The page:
There is no guilt in animals. All the pictures of "guilty" looking dogs are pictures of dogs in fear because their owners are angry and the dog doesn't get it.

Many apes and chimpanzees (pretty sure others) inflict punishments on adolescents. Dolphins, according to some naturalists, do similar things. There was a Ted talk on monkeys where they clearly demonstrated jealousy when one monkey, saw another monkey receive preferential treatment -- in the form of extra treats (they each performed a task and got a treat. They also displayed a sense of fairness by sharing a treat, when both monkeys performed the same task, but only one got a special treat.

Wolves have been studied to show a definite hierarchy, where a challenger that fails more than a few times, is frozen out for a while. When they demonstrate submission they're usually allowed back but if it continues they're kicked out of the pack.

http://www.livescience.com/16814-animals...point.html

Elephants have cognitive abllities and display altruism.

We're learning more that many animal species are more like us than we'd care to admit.


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08-06-2016, 06:57 PM
RE: Punishment
(08-06-2016 06:21 PM)Thumpalumpacus Wrote:  Chimpanzees will punish personal offenses, apparently.

According to that article, the don't have social punishment, which indicates to me a lack of empathy.

Another interesting read on punishment in the animal kingdon, this one implying social extension: http://www.anth.ucsb.edu/faculty/gurven/...ieties.pdf

Ok, the first one doesn't give enough details, like how they define "punishment" and what it consisted of and such. It is not at all clear whether the observed behaviors were dominance enforcements or punishment.

The second one I will have to read tomorrow, it calls for a close look. Looks interesting.

I think we need to define "punishment" for this thread, too. It's such a loaded word, I bet it means very different things to different people.

[Image: dobie.png]Science is the process we've designed to be responsible for generating our best guess as to what the fuck is going on. Girly Man
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08-06-2016, 07:13 PM
RE: Punishment
(08-06-2016 06:50 PM)Momsurroundedbyboys Wrote:  
(08-06-2016 03:31 PM)Dom Wrote:  For this I'm going to have to ask for proof. I would have to make sure there is no projection involved in such an observation.

Animals have been a pre-occupation of mine my entire life, and never once have I seen anything resembling punishment. Punishment assumes willful transgression and guilt.

There is no guilt in animals. All the pictures of "guilty" looking dogs are pictures of dogs in fear because their owners are angry and the dog doesn't get it.

Many apes and chimpanzees (pretty sure others) inflict punishments on adolescents. Dolphins, according to some naturalists, do similar things. There was a Ted talk on monkeys where they clearly demonstrated jealousy when one monkey, saw another monkey receive preferential treatment -- in the form of extra treats (they each performed a task and got a treat. They also displayed a sense of fairness by sharing a treat, when both monkeys performed the same task, but only one got a special treat.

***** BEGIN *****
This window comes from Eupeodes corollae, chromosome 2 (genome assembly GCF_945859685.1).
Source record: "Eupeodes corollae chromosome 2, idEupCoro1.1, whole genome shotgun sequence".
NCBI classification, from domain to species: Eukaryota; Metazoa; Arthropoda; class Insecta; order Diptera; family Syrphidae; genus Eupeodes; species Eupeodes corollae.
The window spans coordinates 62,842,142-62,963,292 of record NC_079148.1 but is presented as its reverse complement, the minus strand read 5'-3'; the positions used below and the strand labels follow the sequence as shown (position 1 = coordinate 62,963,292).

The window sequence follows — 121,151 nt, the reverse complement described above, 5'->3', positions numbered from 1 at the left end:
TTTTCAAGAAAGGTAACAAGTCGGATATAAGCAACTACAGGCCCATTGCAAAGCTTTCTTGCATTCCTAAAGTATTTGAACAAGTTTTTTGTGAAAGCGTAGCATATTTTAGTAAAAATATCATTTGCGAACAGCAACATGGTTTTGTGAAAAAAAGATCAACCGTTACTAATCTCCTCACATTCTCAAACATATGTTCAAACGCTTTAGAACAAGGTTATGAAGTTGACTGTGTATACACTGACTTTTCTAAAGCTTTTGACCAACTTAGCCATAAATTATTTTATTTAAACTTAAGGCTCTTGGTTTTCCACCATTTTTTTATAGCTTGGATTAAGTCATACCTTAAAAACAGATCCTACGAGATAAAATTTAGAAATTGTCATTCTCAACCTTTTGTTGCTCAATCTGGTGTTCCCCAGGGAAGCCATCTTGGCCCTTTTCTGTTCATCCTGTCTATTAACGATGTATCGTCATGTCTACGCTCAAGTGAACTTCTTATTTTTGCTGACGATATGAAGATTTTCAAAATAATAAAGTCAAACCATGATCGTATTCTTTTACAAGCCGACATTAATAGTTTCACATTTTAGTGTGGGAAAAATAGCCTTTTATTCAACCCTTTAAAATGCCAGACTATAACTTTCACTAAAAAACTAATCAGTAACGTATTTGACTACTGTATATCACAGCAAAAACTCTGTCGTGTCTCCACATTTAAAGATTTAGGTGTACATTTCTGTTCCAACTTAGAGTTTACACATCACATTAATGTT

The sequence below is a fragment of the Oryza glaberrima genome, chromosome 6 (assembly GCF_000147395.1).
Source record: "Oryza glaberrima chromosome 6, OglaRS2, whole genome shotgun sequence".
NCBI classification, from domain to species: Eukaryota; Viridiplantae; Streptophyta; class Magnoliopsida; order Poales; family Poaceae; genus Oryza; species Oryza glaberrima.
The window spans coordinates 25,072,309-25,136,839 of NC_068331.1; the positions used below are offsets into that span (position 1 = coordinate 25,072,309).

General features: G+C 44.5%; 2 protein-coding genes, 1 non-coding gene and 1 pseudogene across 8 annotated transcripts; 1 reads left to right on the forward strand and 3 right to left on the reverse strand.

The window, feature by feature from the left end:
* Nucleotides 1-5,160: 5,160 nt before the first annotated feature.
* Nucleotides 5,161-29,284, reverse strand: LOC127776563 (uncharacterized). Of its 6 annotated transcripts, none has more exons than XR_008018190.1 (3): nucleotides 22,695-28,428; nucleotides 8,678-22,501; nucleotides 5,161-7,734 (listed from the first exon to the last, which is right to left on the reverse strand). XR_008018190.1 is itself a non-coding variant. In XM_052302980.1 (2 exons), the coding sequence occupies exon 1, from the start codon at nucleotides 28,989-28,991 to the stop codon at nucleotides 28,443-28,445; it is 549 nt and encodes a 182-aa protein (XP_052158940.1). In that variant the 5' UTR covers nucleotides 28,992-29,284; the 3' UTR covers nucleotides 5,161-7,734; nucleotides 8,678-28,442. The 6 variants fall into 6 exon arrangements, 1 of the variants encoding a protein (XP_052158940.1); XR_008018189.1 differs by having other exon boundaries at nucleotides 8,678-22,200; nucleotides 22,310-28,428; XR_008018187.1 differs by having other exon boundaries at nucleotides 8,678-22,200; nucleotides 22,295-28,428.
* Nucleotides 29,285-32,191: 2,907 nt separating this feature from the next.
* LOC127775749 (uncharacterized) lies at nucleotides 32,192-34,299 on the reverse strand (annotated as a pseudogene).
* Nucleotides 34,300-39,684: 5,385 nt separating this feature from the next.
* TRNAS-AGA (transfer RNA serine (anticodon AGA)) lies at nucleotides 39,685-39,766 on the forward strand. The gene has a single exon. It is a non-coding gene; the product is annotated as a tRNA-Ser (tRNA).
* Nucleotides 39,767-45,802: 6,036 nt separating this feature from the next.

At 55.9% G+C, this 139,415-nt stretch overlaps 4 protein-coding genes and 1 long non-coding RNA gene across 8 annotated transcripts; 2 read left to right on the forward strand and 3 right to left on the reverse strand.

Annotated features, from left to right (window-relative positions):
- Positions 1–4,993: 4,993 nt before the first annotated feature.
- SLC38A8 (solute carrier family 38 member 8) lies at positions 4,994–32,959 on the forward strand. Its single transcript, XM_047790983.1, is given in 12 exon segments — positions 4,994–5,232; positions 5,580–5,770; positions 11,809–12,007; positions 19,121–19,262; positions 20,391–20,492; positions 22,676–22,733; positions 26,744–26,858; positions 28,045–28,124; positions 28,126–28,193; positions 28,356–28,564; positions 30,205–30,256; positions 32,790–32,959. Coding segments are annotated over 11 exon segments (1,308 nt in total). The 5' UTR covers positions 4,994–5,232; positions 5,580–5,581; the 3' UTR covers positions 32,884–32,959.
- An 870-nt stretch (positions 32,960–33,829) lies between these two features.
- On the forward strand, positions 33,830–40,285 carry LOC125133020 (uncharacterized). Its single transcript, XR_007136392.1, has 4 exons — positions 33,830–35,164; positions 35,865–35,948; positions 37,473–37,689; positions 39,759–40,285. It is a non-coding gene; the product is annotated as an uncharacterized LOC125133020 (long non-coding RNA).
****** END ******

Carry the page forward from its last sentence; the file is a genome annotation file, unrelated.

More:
Wolves have been studied to show a definite hierarchy, where a challenger that fails more than a few times, is frozen out for a while. When they demonstrate submission they're usually allowed back but if it continues they're kicked out of the pack.

http://www.livescience.com/16814-animals...point.html

Elephants have cognitive abllities and display altruism.

We're learning more that many animal species are more like us than we'd care to admit.

Yes, they are in so many ways more like us than we care to admit. But one also has to be extremely careful not to project causes for their actions. They often don't perceive things the same way we do, they take clues from many things that we ignore and vice versa.

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08-06-2016, 07:18 PM
RE: Punishment
(08-06-2016 04:15 PM)julep Wrote:  
(08-06-2016 03:34 PM)Dom Wrote:  In other animal societies proper behavior is reinforced by the leader, who will make the transgressor submit. I suppose that could be a precursor to punishment, but it is just a settling of who's boss.

But even the simplest human society is more complicated and specialized than other mammal societies. With tribes formed of larger numbers of people performing varied functions, it's not as possible to designate who is "the" leader/most important and where everybody fits in; the social ordering is more fluid. To me, it's not surprising that we evolved past two-party punishment to third-party punishment and beyond as ways to help large numbers of people live together.

A weird example from my own house: we had a dog and then got a kitten, thereby increasing the size and complexity of our household. The dog had a good understanding of his place in our pack, but he was visibly confused and then seemed upset the first time he saw the cat break a "dog rule" (sitting on the table)--he barked and whipped his head toward the cat repeatedly, in the way he had of trying to draw our attention to something important, like a bowl empty of dog food. I don't think that the dog felt guilty when he was punished (by us saying, "bad dog!"), but he did seem to understand that breaking the rules for dogs incurred consequences and to be surprised that the cat broke the rule without a consequence. It seemed as though the dog wanted us to punish the cat, or at least couldn't understand why we weren't.

Of course I could be anthropomorphizing his reaction, and I'm not a social scientist or biologist. Just speculating.

I'm reminded when my friend's kids were little. They didn't allow the kids on the bar stools. That changed as the kids grew but the dog just never wrapped their head around that. Laugh out load

He'd run around and bark, but when his warnings weren't heeded, he'd flop down on the dog bed and sigh.

My friend swears there was a look of satisfaction on the dog, when her son was goofing around and fell from the bar stool.

The dog sat there next to her son and looked at my friend with a distinct "I told you so look."

I can go downstairs into the backyard and our dog can care less. My older son can do it too and my man....but the younger kid isn't allowed according to our dog. It could be habit...I don't know. But he will try to stop my younger son, and if that fails he will follow him down.


But as if to knock me down, reality came around
And without so much as a mere touch, cut me into little pieces

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08-06-2016, 09:34 PM
RE: Punishment
(08-06-2016 06:57 PM)Dom Wrote:  I think we need to define "punishment" for this thread, too. It's such a loaded word, I bet it means very different things to different people.

I think we can all agree that punishment is negative reinforcement applied after undesired behavior.